Scientists and medical experts are among the professionals trusted the most. Are they also the most suitable figures to convince the general public to get vaccinated? In a pre-registered experiment, we tested whether expert endorsement increases the effectiveness of debunking messages about COVID-19 vaccines. We monitored a sample of 2,277 people in Italy through a longitudinal study along the salient phases of the vaccination campaign. Participants received a series of messages endorsed by either medical researchers (experimental group) or by generic others (control). In order to minimise demand effects, we collected participants’ responses always at ten days from the last debunking message. Whereas we did not find an increase in vaccination behaviour, we found that participants in the experimental group displayed higher intention to vaccinate, as well as more positive beliefs about the protectiveness of vaccines. The more debunking messages the participants received, the greater the increase in vaccination intention in the experimental group compared to control. This suggests that multiple exposure is critical for the effectiveness of expert-endorsed debunking messages. In addition, these effects are significant regardless of participants’ trust toward science. Our results suggest that scientist and medical experts are not simply a generally trustworthy category but also a well suited messenger in contrasting disinformation during vaccination campaigns.

Countering vaccine hesitancy through medical expert endorsement

Folco Panizza;
2022

Abstract

Scientists and medical experts are among the professionals trusted the most. Are they also the most suitable figures to convince the general public to get vaccinated? In a pre-registered experiment, we tested whether expert endorsement increases the effectiveness of debunking messages about COVID-19 vaccines. We monitored a sample of 2,277 people in Italy through a longitudinal study along the salient phases of the vaccination campaign. Participants received a series of messages endorsed by either medical researchers (experimental group) or by generic others (control). In order to minimise demand effects, we collected participants’ responses always at ten days from the last debunking message. Whereas we did not find an increase in vaccination behaviour, we found that participants in the experimental group displayed higher intention to vaccinate, as well as more positive beliefs about the protectiveness of vaccines. The more debunking messages the participants received, the greater the increase in vaccination intention in the experimental group compared to control. This suggests that multiple exposure is critical for the effectiveness of expert-endorsed debunking messages. In addition, these effects are significant regardless of participants’ trust toward science. Our results suggest that scientist and medical experts are not simply a generally trustworthy category but also a well suited messenger in contrasting disinformation during vaccination campaigns.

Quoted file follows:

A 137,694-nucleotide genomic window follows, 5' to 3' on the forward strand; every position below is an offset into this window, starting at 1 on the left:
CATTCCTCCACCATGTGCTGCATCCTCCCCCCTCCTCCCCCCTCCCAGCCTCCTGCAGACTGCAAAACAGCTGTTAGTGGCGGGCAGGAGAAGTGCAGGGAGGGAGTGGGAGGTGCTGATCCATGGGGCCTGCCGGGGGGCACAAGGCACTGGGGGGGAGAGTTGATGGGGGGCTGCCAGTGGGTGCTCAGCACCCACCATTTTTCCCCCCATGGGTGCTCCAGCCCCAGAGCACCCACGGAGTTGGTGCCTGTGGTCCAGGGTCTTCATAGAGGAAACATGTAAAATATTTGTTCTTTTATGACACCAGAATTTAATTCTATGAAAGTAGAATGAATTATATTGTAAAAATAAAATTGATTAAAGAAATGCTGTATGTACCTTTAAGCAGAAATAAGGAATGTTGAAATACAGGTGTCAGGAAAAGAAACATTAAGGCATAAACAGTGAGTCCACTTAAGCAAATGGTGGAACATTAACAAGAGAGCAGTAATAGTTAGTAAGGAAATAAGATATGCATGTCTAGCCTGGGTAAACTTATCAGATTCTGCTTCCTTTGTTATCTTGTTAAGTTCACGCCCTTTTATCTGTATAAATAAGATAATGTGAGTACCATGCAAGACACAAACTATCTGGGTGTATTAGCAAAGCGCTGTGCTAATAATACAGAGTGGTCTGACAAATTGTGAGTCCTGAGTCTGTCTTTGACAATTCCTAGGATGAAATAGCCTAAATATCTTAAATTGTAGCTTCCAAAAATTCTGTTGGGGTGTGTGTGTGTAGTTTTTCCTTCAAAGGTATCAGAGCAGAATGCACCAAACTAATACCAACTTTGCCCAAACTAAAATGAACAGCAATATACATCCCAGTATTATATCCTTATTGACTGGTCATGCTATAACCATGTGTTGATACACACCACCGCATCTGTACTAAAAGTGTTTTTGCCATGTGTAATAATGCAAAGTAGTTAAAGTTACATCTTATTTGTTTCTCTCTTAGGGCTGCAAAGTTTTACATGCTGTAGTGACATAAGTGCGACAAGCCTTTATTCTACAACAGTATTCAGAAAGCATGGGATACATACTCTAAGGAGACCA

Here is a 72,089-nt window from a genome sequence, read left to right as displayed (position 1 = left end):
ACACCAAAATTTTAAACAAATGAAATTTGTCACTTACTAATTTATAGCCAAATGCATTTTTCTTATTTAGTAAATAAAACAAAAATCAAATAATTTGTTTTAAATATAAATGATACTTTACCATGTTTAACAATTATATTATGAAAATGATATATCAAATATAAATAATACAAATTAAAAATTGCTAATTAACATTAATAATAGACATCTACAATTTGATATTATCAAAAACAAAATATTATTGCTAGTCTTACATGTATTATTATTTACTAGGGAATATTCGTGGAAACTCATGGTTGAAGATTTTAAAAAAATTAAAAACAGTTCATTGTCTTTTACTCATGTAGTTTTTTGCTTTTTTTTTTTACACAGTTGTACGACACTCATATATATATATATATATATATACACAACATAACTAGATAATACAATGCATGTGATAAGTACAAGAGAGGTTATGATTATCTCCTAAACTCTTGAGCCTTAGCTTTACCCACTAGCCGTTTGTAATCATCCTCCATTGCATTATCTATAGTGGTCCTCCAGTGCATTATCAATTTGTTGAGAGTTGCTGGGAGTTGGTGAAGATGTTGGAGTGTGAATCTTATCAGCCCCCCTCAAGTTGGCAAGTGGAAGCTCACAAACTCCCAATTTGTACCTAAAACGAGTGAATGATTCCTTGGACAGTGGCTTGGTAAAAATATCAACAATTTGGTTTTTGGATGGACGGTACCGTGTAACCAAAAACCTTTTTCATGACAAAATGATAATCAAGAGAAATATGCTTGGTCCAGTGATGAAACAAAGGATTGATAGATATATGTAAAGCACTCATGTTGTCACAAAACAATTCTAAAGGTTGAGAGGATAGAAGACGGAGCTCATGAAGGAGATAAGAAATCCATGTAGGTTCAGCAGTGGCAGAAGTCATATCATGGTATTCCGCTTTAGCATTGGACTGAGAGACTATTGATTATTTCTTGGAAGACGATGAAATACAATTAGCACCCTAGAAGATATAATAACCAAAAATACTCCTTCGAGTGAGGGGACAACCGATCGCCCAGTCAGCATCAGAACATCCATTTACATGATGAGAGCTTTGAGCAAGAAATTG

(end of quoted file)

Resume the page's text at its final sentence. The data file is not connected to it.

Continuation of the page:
Expert endorsement, Vaccine hesitancy, COVID-19
File in questo prodotto:
File Dimensione Formato  
1-s2.0-S0264410X22007800-main.pdf

accesso aperto

Tipologia: Versione Editoriale (PDF)
Licenza: Creative commons
Dimensione 768.47 kB
Formato Adobe PDF
768.47 kB Adobe PDF Visualizza/Apri

I documenti in IRIS sono protetti da copyright e tutti i diritti sono riservati, salvo diversa indicazione.

Utilizza questo identificativo per citare o creare un link a questo documento: https://hdl.handle.net/20.500.11771/22012
Citazioni
  • ???jsp.display-item.citation.pmc??? ND
  • Scopus ND
social impact